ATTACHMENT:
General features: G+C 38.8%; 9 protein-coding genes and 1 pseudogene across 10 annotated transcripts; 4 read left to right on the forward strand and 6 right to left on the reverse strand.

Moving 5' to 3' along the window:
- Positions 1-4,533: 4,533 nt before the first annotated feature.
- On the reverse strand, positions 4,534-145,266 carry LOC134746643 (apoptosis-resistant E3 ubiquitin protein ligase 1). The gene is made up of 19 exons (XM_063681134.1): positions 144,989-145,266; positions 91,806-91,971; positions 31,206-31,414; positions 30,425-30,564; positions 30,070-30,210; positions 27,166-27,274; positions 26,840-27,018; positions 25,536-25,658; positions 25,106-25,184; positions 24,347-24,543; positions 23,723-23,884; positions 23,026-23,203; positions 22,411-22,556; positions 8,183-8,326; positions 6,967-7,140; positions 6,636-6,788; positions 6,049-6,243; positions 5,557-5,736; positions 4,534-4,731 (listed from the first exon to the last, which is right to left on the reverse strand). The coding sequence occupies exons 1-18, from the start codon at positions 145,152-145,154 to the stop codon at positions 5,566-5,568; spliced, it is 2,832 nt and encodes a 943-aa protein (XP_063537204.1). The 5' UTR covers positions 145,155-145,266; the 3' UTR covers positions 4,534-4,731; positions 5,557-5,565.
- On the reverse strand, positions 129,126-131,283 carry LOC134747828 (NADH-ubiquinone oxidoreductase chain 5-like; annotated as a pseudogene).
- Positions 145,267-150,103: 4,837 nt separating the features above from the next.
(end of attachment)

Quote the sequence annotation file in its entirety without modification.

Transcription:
General features: G+C 38.8%; 9 protein-coding genes and 1 pseudogene across 10 annotated transcripts; 4 read left to right on the forward strand and 6 right to left on the reverse strand.

Moving 5' to 3' along the window:
- Positions 1-4,533: 4,533 nt before the first annotated feature.
- On the reverse strand, positions 4,534-145,266 carry LOC134746643 (apoptosis-resistant E3 ubiquitin protein ligase 1). The gene is made up of 19 exons (XM_063681134.1): positions 144,989-145,266; positions 91,806-91,971; positions 31,206-31,414; positions 30,425-30,564; positions 30,070-30,210; positions 27,166-27,274; positions 26,840-27,018; positions 25,536-25,658; positions 25,106-25,184; positions 24,347-24,543; positions 23,723-23,884; positions 23,026-23,203; positions 22,411-22,556; positions 8,183-8,326; positions 6,967-7,140; positions 6,636-6,788; positions 6,049-6,243; positions 5,557-5,736; positions 4,534-4,731 (listed from the first exon to the last, which is right to left on the reverse strand). The coding sequence occupies exons 1-18, from the start codon at positions 145,152-145,154 to the stop codon at positions 5,566-5,568; spliced, it is 2,832 nt and encodes a 943-aa protein (XP_063537204.1). The 5' UTR covers positions 145,155-145,266; the 3' UTR covers positions 4,534-4,731; positions 5,557-5,565.
- On the reverse strand, positions 129,126-131,283 carry LOC134747828 (NADH-ubiquinone oxidoreductase chain 5-like; annotated as a pseudogene).
- Positions 145,267-150,103: 4,837 nt separating the features above from the next.